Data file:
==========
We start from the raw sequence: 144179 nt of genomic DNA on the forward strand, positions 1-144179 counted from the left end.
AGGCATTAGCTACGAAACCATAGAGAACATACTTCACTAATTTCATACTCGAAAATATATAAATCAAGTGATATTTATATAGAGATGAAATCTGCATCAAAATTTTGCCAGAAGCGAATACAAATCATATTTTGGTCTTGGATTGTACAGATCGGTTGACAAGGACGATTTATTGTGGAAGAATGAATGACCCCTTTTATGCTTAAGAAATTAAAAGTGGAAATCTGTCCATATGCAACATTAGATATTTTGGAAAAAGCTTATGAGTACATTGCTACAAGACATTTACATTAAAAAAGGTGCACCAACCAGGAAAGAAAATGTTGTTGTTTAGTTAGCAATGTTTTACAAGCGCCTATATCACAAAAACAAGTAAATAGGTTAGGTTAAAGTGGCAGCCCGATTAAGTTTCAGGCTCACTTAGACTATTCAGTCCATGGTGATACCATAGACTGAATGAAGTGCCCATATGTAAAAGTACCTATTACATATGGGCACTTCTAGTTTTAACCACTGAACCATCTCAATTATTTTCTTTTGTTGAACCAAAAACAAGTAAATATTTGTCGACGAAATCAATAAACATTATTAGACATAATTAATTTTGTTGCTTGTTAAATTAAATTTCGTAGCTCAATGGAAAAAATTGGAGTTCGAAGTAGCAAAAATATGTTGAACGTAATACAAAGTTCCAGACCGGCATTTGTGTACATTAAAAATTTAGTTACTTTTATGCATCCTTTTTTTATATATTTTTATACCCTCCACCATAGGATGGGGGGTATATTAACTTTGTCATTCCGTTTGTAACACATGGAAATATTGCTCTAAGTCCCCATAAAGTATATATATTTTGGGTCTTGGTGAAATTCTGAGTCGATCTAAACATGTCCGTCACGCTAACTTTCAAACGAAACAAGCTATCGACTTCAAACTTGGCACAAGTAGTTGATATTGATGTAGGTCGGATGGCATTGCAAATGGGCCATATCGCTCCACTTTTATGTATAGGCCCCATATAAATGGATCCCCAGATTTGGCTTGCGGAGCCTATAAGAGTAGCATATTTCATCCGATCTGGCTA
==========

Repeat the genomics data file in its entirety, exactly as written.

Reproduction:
We start from the raw sequence: 144179 nt of genomic DNA on the forward strand, positions 1-144179 counted from the left end.
AGGCATTAGCTACGAAACCATAGAGAACATACTTCACTAATTTCATACTCGAAAATATATAAATCAAGTGATATTTATATAGAGATGAAATCTGCATCAAAATTTTGCCAGAAGCGAATACAAATCATATTTTGGTCTTGGATTGTACAGATCGGTTGACAAGGACGATTTATTGTGGAAGAATGAATGACCCCTTTTATGCTTAAGAAATTAAAAGTGGAAATCTGTCCATATGCAACATTAGATATTTTGGAAAAAGCTTATGAGTACATTGCTACAAGACATTTACATTAAAAAAGGTGCACCAACCAGGAAAGAAAATGTTGTTGTTTAGTTAGCAATGTTTTACAAGCGCCTATATCACAAAAACAAGTAAATAGGTTAGGTTAAAGTGGCAGCCCGATTAAGTTTCAGGCTCACTTAGACTATTCAGTCCATGGTGATACCATAGACTGAATGAAGTGCCCATATGTAAAAGTACCTATTACATATGGGCACTTCTAGTTTTAACCACTGAACCATCTCAATTATTTTCTTTTGTTGAACCAAAAACAAGTAAATATTTGTCGACGAAATCAATAAACATTATTAGACATAATTAATTTTGTTGCTTGTTAAATTAAATTTCGTAGCTCAATGGAAAAAATTGGAGTTCGAAGTAGCAAAAATATGTTGAACGTAATACAAAGTTCCAGACCGGCATTTGTGTACATTAAAAATTTAGTTACTTTTATGCATCCTTTTTTTATATATTTTTATACCCTCCACCATAGGATGGGGGGTATATTAACTTTGTCATTCCGTTTGTAACACATGGAAATATTGCTCTAAGTCCCCATAAAGTATATATATTTTGGGTCTTGGTGAAATTCTGAGTCGATCTAAACATGTCCGTCACGCTAACTTTCAAACGAAACAAGCTATCGACTTCAAACTTGGCACAAGTAGTTGATATTGATGTAGGTCGGATGGCATTGCAAATGGGCCATATCGCTCCACTTTTATGTATAGGCCCCATATAAATGGATCCCCAGATTTGGCTTGCGGAGCCTATAAGAGTAGCATATTTCATCCGATCTGGCTA